PASQUIER, Etienne Le Monophile, avecq' quelques autres euvres d'amour..

Paris, Robert le Mangnier, 1566


8vo. ff. [iv] 147 [i]. Roman letter. Woodcut initials, printed side notes. Faint marginal dampstain to title and a few other leaves, occasional light age-yellowing, lower margins a little short, a clean and attractive copy in 17th-century French calf, contemporary gilt stamps of a Marquis’ arms on covers, spine gilt, speckled edges. Small neat repairs to lower corners and head and foot of spine, joints cracked, early inscription ‘A Monsr. de remiers’ on title. Bookplate of Paul Eluard by Max Ernst on pastedown.

An early and rare edition of Pasquier’s romantic work, probably shared with Vincent Norment and Jeanne Bruneau, from the library of the great Surrealist poet Paul Eluard, with his bookplate by Max Ernst. Pasquier, who lived well into his eighties, was a “viellard aimable et enjoué” and had fond memories of youth, particularly the pain engendered by love, which he indulged in producing a compilation of juvenilia under the title of La jeunesse de Pasquier. Pasquier’s literary pursuits predated his career as an ‘avocat’: “Lorsque j’arrivai au palais, ne trouvant qui me mist en besogne et n’estant né pour être oiseux, je me mis à faire des livres, mais livres conformes à mon age et l’honneste liberté que je portois sure le front”. This work is a collection of fables, songs, love letters, stories and dialogues written in honour of the real or ideal woman Pasquier was in love with, to whom it is dedicated. There is a second verse dedication to ladies in general. It was influenced by the Italian works on the philosophy of love fashionable at the time. Most of all, however, it is a discussion of the various aspects of relations between the sexes, largely in dialogue form between a girl and three young men, treating all aspects of love and lovers, and their different visions of them. This copy is especially interesting for having belonged to the poet Eluard. Born Eugene Grindel, Eluard was one of the founding members and key figures in the Surrealist movement, and a prominent Resistance figure during the Occupation. One of the foremost French poets of the 20th century, his creative vocabulary was shaped by an absolute belief in love, but his poetry also has a dark edge. Eluard and Pasquier share a sense of the exaltation of the ‘puissance d’amour’, both poets celebrating emotional experience above ‘voluptuousness’ . Eluard’s work also finds its roots in a female muse, principally his two wives, Gala (who later married Dali) and Nusch (some of his most moving poems were written after the death of his wife, and are collected in Le temps déborde). Despite the gap of nearly four hundred years separating the two men, they are clearly close in their poetic vision of the supremacy of love, if not in their literary style. Eluard enjoyed a longstanding and close friendship with Ernst, an extraordinarily subtle painter, whose preoccupation with ‘primitive’ art, and psychology, led to his heavy use of the bird as a symbol. On Eluard’s bookplate, Ernst has interwoven his birds in a subtle array, to be viewed from a number of angles, the figure of the owl requiring the viewer to spare a ‘second look’.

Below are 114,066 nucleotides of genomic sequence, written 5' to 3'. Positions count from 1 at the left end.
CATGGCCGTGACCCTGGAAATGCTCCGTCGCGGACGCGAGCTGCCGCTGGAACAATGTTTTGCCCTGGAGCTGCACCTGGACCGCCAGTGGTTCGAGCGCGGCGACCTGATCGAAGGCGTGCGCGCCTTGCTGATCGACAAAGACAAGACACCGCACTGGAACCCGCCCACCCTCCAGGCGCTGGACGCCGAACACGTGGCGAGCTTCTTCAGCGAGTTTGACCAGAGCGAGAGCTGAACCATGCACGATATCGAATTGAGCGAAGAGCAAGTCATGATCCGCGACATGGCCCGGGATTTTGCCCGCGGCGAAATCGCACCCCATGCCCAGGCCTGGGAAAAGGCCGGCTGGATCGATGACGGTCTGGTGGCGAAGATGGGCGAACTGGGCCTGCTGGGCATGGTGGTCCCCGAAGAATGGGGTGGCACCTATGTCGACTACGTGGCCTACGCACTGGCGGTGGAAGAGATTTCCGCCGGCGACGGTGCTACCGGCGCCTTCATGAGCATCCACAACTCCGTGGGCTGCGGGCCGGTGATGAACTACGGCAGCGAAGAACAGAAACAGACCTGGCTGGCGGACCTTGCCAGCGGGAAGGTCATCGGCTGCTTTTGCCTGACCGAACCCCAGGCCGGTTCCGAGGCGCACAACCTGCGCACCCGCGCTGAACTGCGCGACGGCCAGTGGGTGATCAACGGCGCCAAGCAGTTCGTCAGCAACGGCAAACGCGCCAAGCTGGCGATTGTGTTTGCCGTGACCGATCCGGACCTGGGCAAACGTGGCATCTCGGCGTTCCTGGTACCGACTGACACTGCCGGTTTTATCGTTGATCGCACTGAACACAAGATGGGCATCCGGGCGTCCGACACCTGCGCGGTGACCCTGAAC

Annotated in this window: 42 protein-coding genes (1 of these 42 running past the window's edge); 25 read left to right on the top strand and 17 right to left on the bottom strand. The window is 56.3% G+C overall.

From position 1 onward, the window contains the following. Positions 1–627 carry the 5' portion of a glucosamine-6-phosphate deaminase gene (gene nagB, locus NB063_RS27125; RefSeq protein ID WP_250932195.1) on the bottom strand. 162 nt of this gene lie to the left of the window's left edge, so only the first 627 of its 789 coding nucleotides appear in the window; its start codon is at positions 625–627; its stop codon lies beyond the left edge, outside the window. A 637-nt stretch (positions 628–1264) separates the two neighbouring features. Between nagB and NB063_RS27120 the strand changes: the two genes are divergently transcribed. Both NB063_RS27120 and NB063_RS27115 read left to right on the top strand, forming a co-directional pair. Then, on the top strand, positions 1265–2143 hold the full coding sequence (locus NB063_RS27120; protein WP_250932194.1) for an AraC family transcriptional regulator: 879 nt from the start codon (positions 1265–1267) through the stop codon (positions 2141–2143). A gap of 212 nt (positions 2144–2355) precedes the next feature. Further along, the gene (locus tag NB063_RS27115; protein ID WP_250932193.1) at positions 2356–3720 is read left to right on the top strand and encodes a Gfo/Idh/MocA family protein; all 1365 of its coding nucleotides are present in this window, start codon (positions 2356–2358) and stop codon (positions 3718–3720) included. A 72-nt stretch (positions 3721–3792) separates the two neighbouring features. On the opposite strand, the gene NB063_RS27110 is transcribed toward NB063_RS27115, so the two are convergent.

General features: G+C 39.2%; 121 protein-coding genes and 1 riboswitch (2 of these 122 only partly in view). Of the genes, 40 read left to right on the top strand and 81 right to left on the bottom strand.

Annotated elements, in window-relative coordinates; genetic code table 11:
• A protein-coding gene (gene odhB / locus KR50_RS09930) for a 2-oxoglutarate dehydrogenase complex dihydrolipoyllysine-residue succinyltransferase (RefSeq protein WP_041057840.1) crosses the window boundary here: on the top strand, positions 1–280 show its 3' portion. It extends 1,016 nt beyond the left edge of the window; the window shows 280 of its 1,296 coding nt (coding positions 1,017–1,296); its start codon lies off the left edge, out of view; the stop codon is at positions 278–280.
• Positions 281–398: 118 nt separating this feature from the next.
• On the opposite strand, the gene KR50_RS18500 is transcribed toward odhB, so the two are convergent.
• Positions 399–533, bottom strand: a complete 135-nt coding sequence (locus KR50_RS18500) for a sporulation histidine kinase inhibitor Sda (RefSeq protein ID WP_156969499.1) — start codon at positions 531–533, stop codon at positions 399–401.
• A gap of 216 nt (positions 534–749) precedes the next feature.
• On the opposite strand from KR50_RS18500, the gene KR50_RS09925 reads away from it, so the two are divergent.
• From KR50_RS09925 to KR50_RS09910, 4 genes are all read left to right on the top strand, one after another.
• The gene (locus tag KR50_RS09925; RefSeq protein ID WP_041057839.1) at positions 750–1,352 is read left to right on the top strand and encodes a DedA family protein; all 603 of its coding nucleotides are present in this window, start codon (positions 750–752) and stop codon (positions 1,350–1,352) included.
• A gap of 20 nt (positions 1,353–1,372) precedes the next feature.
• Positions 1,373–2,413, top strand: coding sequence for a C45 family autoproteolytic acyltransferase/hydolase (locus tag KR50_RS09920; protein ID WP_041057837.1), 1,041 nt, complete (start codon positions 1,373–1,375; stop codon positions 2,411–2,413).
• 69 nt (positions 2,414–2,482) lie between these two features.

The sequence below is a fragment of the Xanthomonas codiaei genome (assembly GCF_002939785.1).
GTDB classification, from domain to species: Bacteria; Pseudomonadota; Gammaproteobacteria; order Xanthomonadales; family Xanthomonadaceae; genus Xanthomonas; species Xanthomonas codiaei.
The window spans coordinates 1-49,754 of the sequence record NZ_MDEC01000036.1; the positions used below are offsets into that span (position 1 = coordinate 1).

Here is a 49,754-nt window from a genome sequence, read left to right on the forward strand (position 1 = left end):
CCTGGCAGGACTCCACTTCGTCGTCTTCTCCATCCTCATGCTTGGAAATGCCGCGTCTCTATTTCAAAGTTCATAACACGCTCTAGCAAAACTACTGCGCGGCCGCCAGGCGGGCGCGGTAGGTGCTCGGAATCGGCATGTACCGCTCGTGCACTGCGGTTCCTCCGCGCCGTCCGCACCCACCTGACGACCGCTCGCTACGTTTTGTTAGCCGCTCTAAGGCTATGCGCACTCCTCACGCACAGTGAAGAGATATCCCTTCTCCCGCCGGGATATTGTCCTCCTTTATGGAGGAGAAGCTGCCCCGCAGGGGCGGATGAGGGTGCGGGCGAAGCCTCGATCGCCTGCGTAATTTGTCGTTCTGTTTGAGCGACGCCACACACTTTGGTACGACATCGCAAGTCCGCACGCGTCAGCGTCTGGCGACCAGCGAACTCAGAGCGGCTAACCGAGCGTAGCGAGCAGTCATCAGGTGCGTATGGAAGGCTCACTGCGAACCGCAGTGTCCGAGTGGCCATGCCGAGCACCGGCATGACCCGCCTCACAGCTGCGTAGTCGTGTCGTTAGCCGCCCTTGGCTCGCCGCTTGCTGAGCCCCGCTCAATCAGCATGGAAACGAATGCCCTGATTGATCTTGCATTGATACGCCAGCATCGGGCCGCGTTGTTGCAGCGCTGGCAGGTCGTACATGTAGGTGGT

Thickett 27; BM STC French, p. 340; Tchemerzine V, p. 78; Lemmonyer III, 267; cf. Brunet IV, p. 406 (Brunet notes that the first edition of this work is "fort rare"); not in Adams; or Graesse; one copy in the BN; Only two other copies are recorded, in the B.L. and the University of Chicago.
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